In 2013, an organisation called the Nonhuman Rights Project filed a lawsuit in the New York Supreme Court on behalf of four chimps kept for research by Stony Brook University. The eventual conclusion of Justice Barbara Jaffe on 27 April 2015 was that they were not to be treated as property, but as legal persons. Not as persons with full human rights, but as persons with a right not to be held in captivity and a right not to be owned.

It is not inconceivable that some left-wing judge could recognize animals as having the right not merely not to be owned, but also the right to themselves own property. From here, the jump to allowing ownership of non-physical property, such as intellectual property, is not so large as to be beyond comprehension.

Whilst this sort of thing is happening, and California is a center for this type of thought, I note that Islamic fundamentalists have decided that they can go around executing and raping people. They are rejecting Western values in favour of some highly extreme interpretation of their religion. Let’s not provide them with additional evidence that Western Liberal Democracies have gone completely nutty.

It may also be worth remembering that the selfie is not the highest form of Western expression.

Eden vs. Eden Wineries – Competing Marks

September 21, 2015

Out of Eden

Two wineries have had the same idea, and have each filed trademarks. One is for Eden, and the other for Eden Winery.

The Israel Trademark Office was not prepared to let two such similar marks coexist, and initiated a competing marks proceeding.


One of the parties filed evidence without the help of legal counsel and then sought legal counsel. On advice of said counsel, they requested to correct their submitted evidence ahead of the hearing arguing that under Section 41 of the regulations, the Commissioner can authorize such amendments.

The other party objects to this, and insinuates that it is destroying evidence, and that there is no procedure for ‘correcting’ an affidavit once it has been submitted. The applicant denies trying to hide anything and claims that the Patent Office has wide discretion regarding allowing such amendments.

The first party responded and the second party requested that the first party’s response be struck from the record. The Deputy Commissioner Ms Jacqueline Bracha decided not to relate to all the responses and counter responses, but only to the issue of submitting further evidence and correcting the submission. She noted that the first request understood that it was permissible under Court Procedural Rules adopted by the Patent Office in the relevant Circular (013/2012 v. 1), and that neither side had asked or received permission for subsequent submissions.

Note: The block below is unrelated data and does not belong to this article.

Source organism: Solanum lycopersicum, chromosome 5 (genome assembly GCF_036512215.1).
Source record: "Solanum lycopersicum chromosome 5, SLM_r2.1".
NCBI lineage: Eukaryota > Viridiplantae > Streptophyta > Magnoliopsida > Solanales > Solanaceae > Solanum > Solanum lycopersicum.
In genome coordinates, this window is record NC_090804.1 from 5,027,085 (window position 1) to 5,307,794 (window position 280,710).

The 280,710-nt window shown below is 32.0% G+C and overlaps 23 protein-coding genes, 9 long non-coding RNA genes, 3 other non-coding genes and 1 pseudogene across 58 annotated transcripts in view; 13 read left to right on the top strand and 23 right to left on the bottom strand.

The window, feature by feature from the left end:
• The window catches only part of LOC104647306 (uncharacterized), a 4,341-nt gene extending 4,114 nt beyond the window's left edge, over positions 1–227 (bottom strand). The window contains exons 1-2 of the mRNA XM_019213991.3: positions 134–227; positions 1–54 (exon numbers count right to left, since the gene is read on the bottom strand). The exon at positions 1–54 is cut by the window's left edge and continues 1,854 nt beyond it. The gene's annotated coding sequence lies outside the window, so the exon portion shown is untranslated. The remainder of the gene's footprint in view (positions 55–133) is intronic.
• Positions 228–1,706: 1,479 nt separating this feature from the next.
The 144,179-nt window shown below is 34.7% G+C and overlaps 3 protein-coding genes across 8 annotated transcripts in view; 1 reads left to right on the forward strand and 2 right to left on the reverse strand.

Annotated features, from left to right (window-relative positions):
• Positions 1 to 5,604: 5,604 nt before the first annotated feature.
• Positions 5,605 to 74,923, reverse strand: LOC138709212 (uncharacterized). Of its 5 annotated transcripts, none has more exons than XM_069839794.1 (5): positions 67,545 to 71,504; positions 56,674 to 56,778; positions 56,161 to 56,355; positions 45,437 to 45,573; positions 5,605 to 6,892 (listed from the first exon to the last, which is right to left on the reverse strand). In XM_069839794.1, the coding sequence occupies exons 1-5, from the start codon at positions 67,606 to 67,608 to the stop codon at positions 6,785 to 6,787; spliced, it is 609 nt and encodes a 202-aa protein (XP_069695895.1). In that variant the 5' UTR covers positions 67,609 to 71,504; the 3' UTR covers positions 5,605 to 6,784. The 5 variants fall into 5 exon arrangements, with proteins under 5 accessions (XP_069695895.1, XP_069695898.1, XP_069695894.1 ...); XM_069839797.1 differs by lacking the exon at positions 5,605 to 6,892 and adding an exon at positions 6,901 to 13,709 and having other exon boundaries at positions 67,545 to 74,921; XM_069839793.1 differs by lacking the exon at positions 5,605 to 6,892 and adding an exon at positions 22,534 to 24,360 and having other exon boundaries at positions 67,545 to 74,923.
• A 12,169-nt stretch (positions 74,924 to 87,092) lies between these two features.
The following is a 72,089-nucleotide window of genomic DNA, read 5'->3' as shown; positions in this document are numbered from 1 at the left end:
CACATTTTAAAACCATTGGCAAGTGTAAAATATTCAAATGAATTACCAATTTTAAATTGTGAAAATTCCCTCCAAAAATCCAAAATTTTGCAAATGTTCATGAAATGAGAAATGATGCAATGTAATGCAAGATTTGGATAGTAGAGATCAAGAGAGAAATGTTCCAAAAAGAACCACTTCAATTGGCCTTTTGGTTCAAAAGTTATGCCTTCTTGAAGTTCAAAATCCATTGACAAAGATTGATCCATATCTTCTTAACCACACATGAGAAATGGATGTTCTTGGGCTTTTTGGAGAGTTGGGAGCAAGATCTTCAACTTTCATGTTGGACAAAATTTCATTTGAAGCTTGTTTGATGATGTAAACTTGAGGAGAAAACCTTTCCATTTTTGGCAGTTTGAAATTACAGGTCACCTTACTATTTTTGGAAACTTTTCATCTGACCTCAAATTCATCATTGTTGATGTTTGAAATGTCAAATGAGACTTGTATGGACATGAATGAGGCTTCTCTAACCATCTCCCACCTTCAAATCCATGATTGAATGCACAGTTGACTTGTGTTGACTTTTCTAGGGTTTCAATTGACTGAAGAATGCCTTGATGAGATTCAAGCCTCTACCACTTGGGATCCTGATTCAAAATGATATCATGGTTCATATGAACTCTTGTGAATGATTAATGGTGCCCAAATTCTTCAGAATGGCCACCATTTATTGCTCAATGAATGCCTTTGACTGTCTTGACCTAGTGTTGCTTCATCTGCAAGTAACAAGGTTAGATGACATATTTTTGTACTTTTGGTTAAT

On the grounds that the procedure for competing marks is not set out in the regulations and that the hearing has not happened, the Deputy Commissioner Ms Jacqueline Bracha agreed with the request and allowed the submission.  As to the charges of ‘correcting the affidavit’, Ms Bracha considers that the applicant wishes to exchange one set of evidence with another and not correct the affidavit, and considers this allowable, whether as submission of additional evidence or as correcting the statement of case.

The Deputy Commissioner based her ruling on the following considerations:

  1. the Affidavit related to the key issues of when the mark was first used, extent of use and use in good faith. She was prepared to consider discrepancies between the first and second statements in her final ruling, but considered it appropriate to allow the exchange of evidence.
  2. The submission of the additional affidavit does not turn the clock back and result in a lost of opportunity to the competing party who can cross-examine on the apparent discrepancies if he so wishes.
  3. The competing party can relate to the evidence in the second affidavit in writing up until two days before the hearing.

Noting that such procedural irregularities cause additional work, she ruled costs in favour of the competing party, but due to the competing party submitting three rounds of procedural complaints she limited the interim costs to a mere 500 Shekels.


I am not sure that wine is associated with Eden. Wine and its afflictions were first discussed after the Flood. That as may be, there is no place in Israel that is called Eden. We to have an Arab village called Faredis which became corrupted as Paradise, and there is a Gei Ben Hinom, the Hinom Valley below the Old City of Jerusalem whose name as Gehenna become associated with hell.